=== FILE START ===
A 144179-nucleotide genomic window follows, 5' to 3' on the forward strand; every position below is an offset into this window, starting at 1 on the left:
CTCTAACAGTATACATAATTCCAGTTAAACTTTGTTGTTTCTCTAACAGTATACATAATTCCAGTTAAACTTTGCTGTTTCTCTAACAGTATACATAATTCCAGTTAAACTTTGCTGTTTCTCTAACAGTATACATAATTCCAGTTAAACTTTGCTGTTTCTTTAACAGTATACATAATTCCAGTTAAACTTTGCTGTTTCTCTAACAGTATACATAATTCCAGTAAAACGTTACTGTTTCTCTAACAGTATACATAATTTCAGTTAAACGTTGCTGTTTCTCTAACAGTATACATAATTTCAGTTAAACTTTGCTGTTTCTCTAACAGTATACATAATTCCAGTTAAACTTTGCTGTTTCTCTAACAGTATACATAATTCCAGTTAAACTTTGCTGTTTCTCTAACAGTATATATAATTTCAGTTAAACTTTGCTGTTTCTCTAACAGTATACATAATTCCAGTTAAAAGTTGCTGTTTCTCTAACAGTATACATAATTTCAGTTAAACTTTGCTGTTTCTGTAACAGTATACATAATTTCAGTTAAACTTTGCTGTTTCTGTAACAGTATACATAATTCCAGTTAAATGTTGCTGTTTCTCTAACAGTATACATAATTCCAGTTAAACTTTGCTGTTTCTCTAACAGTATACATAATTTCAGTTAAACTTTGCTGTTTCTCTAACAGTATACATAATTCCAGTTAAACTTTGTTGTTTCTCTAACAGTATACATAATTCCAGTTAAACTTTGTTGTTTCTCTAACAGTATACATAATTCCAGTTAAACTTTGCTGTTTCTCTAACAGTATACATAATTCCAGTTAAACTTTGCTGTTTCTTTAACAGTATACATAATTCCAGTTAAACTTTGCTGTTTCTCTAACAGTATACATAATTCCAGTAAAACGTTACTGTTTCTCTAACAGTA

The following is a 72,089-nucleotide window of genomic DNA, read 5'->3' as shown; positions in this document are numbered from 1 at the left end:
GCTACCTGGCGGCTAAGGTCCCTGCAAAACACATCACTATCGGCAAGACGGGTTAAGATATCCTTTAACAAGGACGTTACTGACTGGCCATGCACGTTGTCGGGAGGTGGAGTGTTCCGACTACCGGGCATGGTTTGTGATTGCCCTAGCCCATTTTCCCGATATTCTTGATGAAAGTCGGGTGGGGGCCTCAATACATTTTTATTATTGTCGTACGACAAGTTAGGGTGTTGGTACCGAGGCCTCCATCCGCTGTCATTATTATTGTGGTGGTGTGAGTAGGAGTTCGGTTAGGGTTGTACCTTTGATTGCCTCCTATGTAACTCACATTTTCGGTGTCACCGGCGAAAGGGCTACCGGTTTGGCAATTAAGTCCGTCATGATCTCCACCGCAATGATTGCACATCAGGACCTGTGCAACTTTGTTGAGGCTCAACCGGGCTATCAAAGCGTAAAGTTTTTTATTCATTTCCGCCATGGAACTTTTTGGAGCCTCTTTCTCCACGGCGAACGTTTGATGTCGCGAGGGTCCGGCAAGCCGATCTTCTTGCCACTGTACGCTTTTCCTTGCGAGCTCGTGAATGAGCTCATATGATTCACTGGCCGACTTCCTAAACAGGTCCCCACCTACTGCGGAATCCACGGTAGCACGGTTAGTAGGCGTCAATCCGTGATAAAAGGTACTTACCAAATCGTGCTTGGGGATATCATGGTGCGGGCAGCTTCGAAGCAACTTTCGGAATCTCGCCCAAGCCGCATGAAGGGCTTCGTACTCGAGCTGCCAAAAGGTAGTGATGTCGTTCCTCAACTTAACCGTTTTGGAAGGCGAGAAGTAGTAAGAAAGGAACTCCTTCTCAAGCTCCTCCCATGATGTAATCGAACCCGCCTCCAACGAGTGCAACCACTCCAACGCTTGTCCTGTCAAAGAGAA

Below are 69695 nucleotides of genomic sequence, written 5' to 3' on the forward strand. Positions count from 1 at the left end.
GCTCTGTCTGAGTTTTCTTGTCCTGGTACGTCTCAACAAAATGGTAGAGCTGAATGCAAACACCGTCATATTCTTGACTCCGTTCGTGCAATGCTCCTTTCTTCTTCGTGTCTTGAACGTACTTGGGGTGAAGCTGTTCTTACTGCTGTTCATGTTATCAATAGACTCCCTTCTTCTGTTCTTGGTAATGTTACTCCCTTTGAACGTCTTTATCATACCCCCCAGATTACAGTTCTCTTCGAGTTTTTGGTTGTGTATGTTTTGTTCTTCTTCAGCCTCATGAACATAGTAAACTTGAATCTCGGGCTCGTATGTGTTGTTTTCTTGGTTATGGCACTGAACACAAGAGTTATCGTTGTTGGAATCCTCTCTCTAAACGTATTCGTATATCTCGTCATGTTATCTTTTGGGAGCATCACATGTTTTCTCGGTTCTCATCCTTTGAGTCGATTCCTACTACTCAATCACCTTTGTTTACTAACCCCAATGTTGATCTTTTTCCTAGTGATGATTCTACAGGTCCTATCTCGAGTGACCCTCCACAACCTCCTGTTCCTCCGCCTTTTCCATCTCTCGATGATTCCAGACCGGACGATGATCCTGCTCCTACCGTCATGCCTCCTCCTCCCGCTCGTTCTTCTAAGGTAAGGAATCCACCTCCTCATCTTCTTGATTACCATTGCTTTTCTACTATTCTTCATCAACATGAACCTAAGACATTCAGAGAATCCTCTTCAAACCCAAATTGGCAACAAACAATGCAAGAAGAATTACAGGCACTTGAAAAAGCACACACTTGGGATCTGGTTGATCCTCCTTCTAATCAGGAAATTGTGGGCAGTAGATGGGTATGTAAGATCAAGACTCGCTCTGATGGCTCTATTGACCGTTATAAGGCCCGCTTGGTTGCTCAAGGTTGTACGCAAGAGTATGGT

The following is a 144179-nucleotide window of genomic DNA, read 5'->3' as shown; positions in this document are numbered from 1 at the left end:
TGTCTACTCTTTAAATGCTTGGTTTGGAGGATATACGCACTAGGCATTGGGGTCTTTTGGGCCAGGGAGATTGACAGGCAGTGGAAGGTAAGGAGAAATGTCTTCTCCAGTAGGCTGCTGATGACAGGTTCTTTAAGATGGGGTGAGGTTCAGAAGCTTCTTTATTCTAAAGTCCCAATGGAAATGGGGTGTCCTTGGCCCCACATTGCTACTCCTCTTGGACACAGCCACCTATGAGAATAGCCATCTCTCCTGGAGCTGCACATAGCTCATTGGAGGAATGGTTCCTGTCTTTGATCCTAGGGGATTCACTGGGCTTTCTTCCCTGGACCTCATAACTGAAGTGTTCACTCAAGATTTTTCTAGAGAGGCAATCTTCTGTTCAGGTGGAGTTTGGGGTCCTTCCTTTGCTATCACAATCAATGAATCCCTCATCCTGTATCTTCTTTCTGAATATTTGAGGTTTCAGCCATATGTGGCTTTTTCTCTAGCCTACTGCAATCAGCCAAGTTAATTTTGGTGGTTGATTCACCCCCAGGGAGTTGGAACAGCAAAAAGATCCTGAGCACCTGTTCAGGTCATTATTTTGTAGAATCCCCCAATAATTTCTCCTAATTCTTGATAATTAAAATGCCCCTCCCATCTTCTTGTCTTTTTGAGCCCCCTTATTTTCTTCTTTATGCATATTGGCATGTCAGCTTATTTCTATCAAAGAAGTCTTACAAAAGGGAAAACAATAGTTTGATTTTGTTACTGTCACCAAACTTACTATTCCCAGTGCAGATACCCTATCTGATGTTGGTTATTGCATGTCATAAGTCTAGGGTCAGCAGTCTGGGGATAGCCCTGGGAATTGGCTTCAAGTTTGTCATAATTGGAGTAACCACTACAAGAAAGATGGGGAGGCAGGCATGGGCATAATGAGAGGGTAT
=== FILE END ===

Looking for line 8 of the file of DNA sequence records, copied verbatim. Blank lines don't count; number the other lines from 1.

TGTCTACTCTTTAAATGCTTGGTTTGGAGGATATACGCACTAGGCATTGGGGTCTTTTGGGCCAGGGAGATTGACAGGCAGTGGAAGGTAAGGAGAAATGTCTTCTCCAGTAGGCTGCTGATGACAGGTTCTTTAAGATGGGGTGAGGTTCAGAAGCTTCTTTATTCTAAAGTCCCAATGGAAATGGGGTGTCCTTGGCCCCACATTGCTACTCCTCTTGGACACAGCCACCTATGAGAATAGCCATCTCTCCTGGAGCTGCACATAGCTCATTGGAGGAATGGTTCCTGTCTTTGATCCTAGGGGATTCACTGGGCTTTCTTCCCTGGACCTCATAACTGAAGTGTTCACTCAAGATTTTTCTAGAGAGGCAATCTTCTGTTCAGGTGGAGTTTGGGGTCCTTCCTTTGCTATCACAATCAATGAATCCCTCATCCTGTATCTTCTTTCTGAATATTTGAGGTTTCAGCCATATGTGGCTTTTTCTCTAGCCTACTGCAATCAGCCAAGTTAATTTTGGTGGTTGATTCACCCCCAGGGAGTTGGAACAGCAAAAAGATCCTGAGCACCTGTTCAGGTCATTATTTTGTAGAATCCCCCAATAATTTCTCCTAATTCTTGATAATTAAAATGCCCCTCCCATCTTCTTGTCTTTTTGAGCCCCCTTATTTTCTTCTTTATGCATATTGGCATGTCAGCTTATTTCTATCAAAGAAGTCTTACAAAAGGGAAAACAATAGTTTGATTTTGTTACTGTCACCAAACTTACTATTCCCAGTGCAGATACCCTATCTGATGTTGGTTATTGCATGTCATAAGTCTAGGGTCAGCAGTCTGGGGATAGCCCTGGGAATTGGCTTCAAGTTTGTCATAATTGGAGTAACCACTACAAGAAAGATGGGGAGGCAGGCATGGGCATAATGAGAGGGTAT